SPECIES: elaphus nannodes
Sometimes called dwarf elk as it is our smallest elk. A fully matured bull (or stag) will weigh 700 pounds with the cows (or hinds) about three-fourths as large. Only males have antlers which are rounded and widely spread, averaging four to six points on each. Antlers are shed in March with new ones fully grown by September. Elk bulls and cows have reddish summer coats with darker head and legs. Rump patches have a tawny appearance. The long winter coat appears brown, varying from gray on the sides to very dark head and legs. The tule elk's coat is paler both winter and summer than other varieties.
GEOGRAPHICAL RANGE AND HABITAT:
Originally a valley animal found only in California. It did not migrate to the mountains in the summer like other elk, although in the rainy winter months it would move into the low foothills. Once found abundantly on the plains of the San Joaquin Valley and along the banks of the Tuolumne and Merced Rivers, now mostly agricultural.
Herbivorous. Grazes on grassy areas and browses on leaves and twigs.
LIFE CYCLE/SOCIAL STRUCTURE:
Generally gregarious. Frequently the younger males will join females with their young to form large bands. The older mature bulls usually spend the summer alone or in small bachelor groups. In September, as soon as the antlers are fully developed, the mating season occurs. The bulls make their presence known by "bugling" a clear musical whistle that calls the cows to them. New bands are formed which consist of 5 to 20 females and a single bull. Each bull, by his dominance, holds the cows together in a harem band. Cows carry their young about eight and a half months; a single calf is born in May or June of the following year. The calf is spotted when born and is eating green vegetation by the time it is a month old, but the mother may continue to nurse it until winter. The calf can take care of itself by fall but may stay with its mother through the winter. At the age of four it is fully grown. Life span is 15 to 22 years.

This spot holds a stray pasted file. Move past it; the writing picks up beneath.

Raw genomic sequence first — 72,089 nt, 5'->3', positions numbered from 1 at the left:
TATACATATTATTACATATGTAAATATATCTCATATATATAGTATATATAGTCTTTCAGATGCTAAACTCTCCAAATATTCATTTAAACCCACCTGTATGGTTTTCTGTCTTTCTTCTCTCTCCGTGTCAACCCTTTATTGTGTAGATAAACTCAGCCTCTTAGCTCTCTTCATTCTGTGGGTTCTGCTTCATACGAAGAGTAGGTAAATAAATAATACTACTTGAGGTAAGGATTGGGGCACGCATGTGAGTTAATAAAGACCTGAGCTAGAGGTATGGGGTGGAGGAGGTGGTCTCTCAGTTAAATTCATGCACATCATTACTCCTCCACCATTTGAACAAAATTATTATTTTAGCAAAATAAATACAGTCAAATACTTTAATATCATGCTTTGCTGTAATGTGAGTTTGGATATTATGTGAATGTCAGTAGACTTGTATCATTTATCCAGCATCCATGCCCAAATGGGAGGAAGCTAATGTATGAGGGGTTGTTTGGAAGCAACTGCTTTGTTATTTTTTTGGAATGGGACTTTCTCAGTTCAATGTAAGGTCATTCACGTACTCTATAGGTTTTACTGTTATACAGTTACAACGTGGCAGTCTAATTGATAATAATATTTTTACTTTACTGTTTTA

Wolves, coyotes and cougars prey on elk. Since healthy elk can run as fast as 35 mph they can usually escape. If necessary the females can defend themselves or their young with their hooves. A kick can break a wolf's back.
All sub-species of elk can interbreed. The American elk is our second largest species of deer with the American moose the largest. The moose (an Indian name) is native to both North America and Eurasia. In Europe the moose is called an elk and our elk are considered the North American representative of the European red deer. The American elk is more correctly known by its Shawnee Indian name "Wapiti", or white rump.
The tule elk are located in the High Veldt and can be seen from the Sky Ride.
STATUS IN WILD:
Gold prospectors almost wiped out the tule elk in the 1840s. In 1885 there were only 28. This number has now increased, mainly because of three reserves in California's chaparral region. They are no longer considered endangered. This animal has not yet been evaluated by the IUCN.